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I am going to be canning a bunch of peaches tonight, and I know that you have to peel them first (and I know how to do it easy), but I got to wondering, why do I have to do it?

I have always done it. That is the way it was taught to me by my mother, but why?

The inside is the part that wants to rot, the out side is the protective coating (or so it seems). Why do we need to remove it to can the peach?

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I have no experience canning at all, but one thought comes to mind: Peeling eliminates most pesticides and other residues that may have been applied. – Carey Gregory Aug 24 '12 at 0:55
up vote 8 down vote accepted

My opinion- I haven't done rigorous testing:

Canning softens the interior of the peach but when I have (in my laziness) left the skins on they stay tough and quite unpleasant tasting.

I doubt it has any effect on the longevity of the product but it would make it a little less pleasant and versatile.

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You don't HAVE to peel the peaches to can them, that's just how most people prefer them. I've canned them with the peel on and it turns the syrup a lovely pink colour, and as far as I could tell, didn't affect the taste of the peaches.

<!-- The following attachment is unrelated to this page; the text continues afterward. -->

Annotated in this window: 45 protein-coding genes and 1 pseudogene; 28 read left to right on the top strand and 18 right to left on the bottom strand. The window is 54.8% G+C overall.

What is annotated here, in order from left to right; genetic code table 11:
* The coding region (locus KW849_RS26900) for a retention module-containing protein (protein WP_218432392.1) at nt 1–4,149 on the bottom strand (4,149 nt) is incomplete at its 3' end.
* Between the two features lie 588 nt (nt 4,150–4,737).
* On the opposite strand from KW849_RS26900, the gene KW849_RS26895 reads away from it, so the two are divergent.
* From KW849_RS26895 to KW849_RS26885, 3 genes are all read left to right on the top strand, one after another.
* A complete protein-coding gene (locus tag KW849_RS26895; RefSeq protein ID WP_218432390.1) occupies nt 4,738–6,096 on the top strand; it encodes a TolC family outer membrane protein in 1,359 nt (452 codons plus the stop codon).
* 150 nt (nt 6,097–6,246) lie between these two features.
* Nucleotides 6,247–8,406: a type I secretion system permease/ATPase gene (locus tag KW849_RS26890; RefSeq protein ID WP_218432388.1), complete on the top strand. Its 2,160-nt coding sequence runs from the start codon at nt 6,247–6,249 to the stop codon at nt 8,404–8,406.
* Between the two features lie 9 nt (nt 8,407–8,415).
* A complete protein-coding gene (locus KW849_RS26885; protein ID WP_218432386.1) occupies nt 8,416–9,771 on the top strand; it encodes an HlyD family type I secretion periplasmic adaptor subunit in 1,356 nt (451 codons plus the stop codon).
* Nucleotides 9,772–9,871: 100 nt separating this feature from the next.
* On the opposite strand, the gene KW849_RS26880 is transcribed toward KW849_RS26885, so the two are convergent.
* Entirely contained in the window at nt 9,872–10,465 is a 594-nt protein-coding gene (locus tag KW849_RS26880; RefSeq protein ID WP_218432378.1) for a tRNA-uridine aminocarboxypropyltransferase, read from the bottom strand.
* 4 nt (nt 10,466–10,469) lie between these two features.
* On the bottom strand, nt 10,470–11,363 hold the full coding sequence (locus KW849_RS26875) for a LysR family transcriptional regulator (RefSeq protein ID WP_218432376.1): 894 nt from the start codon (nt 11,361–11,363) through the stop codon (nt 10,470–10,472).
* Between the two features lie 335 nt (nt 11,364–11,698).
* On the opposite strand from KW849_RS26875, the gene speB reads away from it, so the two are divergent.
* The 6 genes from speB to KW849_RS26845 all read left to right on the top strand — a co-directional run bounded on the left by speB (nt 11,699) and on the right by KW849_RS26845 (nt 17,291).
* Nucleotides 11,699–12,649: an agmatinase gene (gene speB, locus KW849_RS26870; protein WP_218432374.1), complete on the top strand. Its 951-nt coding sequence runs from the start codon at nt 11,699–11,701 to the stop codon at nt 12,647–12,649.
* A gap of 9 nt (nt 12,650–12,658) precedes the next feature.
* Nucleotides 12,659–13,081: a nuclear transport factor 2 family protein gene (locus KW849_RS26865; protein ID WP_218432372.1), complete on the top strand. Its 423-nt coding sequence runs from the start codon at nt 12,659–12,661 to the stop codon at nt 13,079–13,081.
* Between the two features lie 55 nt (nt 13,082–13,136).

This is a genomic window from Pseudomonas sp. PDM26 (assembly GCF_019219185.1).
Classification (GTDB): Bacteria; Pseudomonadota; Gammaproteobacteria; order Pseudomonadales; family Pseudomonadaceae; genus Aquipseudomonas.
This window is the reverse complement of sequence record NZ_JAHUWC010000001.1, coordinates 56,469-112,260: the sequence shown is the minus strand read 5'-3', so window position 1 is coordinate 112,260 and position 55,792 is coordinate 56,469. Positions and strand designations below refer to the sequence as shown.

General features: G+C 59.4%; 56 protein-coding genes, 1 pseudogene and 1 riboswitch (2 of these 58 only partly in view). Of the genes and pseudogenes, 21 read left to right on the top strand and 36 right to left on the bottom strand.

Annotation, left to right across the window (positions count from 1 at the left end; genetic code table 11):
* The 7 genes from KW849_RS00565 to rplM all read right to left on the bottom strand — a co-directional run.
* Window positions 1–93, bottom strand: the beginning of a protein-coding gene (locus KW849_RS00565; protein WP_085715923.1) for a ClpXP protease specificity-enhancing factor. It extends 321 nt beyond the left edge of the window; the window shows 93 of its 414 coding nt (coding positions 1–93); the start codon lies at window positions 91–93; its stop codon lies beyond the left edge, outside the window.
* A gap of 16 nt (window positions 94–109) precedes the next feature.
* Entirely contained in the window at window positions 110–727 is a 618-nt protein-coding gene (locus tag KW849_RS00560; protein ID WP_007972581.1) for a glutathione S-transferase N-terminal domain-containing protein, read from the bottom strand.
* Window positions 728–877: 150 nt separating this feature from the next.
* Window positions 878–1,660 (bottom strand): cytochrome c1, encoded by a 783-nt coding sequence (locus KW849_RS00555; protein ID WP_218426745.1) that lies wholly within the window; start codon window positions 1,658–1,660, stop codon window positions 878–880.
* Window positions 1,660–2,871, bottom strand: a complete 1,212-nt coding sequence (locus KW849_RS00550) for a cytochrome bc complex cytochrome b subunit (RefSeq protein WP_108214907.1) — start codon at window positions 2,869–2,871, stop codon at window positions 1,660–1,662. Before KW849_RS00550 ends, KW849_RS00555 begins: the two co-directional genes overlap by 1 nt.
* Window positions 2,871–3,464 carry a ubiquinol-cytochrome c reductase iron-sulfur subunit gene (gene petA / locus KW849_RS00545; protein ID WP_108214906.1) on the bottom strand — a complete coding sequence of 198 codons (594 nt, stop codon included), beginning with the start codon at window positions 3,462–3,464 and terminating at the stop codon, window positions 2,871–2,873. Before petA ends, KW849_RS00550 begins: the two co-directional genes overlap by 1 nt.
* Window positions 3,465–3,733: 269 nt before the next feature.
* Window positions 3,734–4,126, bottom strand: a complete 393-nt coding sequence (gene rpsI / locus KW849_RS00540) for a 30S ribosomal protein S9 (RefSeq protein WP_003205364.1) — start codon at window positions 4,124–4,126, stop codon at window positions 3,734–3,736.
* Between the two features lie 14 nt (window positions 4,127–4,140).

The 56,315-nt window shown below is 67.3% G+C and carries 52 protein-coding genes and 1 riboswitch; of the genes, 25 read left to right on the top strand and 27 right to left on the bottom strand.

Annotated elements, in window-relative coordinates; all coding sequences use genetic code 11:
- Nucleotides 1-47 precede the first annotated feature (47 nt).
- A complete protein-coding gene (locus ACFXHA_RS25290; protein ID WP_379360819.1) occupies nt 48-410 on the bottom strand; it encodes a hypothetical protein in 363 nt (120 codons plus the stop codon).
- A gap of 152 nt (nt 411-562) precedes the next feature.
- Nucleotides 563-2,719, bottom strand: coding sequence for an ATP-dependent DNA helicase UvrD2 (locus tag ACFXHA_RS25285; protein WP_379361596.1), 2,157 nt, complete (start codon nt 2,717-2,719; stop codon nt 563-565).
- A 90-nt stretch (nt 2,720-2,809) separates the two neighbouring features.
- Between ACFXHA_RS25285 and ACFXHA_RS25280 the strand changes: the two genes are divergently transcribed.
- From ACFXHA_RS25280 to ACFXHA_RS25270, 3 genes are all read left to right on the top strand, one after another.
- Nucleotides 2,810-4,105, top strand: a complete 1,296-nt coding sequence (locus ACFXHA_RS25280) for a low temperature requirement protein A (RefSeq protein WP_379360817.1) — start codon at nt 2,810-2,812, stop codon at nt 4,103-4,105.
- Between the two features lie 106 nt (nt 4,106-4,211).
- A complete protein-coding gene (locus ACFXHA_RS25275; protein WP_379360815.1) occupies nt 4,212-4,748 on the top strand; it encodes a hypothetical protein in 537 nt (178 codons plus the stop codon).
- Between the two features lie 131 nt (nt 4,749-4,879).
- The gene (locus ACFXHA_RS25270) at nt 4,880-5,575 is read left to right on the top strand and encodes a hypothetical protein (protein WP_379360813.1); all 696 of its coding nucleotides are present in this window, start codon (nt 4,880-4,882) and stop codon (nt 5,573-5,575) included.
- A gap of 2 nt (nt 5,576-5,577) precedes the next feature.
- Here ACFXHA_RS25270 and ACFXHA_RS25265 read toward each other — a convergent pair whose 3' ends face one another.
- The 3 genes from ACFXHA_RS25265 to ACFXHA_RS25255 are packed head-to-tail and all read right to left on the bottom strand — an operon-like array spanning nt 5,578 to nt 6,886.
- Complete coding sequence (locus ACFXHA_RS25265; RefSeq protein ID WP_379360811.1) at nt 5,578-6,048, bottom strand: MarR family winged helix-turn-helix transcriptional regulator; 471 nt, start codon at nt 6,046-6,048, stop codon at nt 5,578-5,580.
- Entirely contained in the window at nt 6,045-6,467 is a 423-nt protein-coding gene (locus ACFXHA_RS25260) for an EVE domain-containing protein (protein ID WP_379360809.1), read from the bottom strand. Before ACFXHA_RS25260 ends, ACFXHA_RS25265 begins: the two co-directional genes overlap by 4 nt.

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The last few years, I've canned both peaches and pears leaving the skins on. They are a bit tough after canning but I love them both that way. I also don't add sugar to the water unless I'm canning them for someone else. If the peaches are ripe, they taste fresh off the tree. Awhile back, Dr. Oz told his audience the 5 fruits that are high in sugar content and two of them were peaches and pears. The juice from canning them without sugar tastes great, I think, and if a person can save a little money by not adding something that's not needed, then why not.

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Here in South Africa we bottle/can yellow peaches(Geelperskes). They are covered with thousands of tiny hairs if you would call them that. Peeling them is definitely required as you would not want those hairs inside your syrup and sticking to your peaches.

Really unpleasant to get those hair in your throat. Haven't tried bottling the smooth skinned type though

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Note that in most varieties of English, peach = fuzzy-skinned, and nectarine = smooth-skinned. In other words, you wouldn't call it a peach if its skin weren't fuzzy. – Marti Aug 18 '15 at 0:31

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